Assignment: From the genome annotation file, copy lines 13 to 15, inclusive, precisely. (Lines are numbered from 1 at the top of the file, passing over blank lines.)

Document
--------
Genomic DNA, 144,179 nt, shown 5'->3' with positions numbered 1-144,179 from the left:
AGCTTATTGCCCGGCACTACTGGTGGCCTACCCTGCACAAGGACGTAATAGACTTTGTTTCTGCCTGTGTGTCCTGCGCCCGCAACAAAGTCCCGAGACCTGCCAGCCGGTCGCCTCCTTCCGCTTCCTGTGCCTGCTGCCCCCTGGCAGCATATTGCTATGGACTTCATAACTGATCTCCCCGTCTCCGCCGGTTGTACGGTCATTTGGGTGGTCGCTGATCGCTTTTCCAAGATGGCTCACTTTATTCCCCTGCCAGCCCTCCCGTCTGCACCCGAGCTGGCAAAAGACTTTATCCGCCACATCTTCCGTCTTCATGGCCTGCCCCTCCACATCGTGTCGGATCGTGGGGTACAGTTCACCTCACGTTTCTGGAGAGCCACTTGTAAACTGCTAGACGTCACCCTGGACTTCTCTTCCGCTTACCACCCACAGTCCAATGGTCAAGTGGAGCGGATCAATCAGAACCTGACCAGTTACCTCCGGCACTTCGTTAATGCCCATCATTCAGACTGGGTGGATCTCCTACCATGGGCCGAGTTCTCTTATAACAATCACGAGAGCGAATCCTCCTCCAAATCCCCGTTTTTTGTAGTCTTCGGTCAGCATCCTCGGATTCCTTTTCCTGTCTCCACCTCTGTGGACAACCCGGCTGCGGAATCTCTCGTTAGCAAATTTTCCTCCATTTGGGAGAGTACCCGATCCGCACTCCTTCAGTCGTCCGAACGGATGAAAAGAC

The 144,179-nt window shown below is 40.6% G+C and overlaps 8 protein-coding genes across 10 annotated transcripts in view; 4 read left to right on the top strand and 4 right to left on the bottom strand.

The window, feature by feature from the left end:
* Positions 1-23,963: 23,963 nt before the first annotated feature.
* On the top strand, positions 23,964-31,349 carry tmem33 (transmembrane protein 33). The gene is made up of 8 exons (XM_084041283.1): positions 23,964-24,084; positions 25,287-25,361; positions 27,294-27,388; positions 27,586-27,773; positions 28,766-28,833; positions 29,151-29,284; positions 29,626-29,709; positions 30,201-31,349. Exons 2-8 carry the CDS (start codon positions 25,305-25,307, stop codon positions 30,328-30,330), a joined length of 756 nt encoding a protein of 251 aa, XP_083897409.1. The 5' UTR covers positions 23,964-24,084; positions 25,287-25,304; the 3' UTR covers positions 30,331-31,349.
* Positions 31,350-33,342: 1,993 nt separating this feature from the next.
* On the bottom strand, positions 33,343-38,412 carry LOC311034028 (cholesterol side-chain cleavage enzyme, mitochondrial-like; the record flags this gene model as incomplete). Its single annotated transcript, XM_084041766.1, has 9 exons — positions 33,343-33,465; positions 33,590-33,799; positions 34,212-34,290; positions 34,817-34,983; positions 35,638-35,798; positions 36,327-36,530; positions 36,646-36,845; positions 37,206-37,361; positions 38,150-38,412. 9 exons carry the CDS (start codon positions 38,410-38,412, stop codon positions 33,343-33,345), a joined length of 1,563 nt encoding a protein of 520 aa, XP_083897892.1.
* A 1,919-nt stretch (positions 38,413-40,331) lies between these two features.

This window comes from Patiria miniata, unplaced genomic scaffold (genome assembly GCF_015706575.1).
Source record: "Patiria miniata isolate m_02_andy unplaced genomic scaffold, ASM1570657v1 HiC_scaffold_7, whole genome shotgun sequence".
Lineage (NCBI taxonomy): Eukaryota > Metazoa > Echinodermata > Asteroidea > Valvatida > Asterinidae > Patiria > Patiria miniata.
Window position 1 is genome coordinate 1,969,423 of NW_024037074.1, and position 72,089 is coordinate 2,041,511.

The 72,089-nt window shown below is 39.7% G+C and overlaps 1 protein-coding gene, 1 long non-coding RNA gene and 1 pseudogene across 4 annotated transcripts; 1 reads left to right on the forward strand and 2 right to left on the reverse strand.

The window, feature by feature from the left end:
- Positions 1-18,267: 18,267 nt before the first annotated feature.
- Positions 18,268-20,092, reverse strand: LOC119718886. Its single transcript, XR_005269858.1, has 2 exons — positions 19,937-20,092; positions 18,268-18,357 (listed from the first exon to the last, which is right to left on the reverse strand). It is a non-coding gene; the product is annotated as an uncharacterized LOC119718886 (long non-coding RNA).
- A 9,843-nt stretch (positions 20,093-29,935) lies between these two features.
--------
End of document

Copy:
Window position 1 is genome coordinate 1,969,423 of NW_024037074.1, and position 72,089 is coordinate 2,041,511.

The 72,089-nt window shown below is 39.7% G+C and overlaps 1 protein-coding gene, 1 long non-coding RNA gene and 1 pseudogene across 4 annotated transcripts; 1 reads left to right on the forward strand and 2 right to left on the reverse strand.

The window, feature by feature from the left end: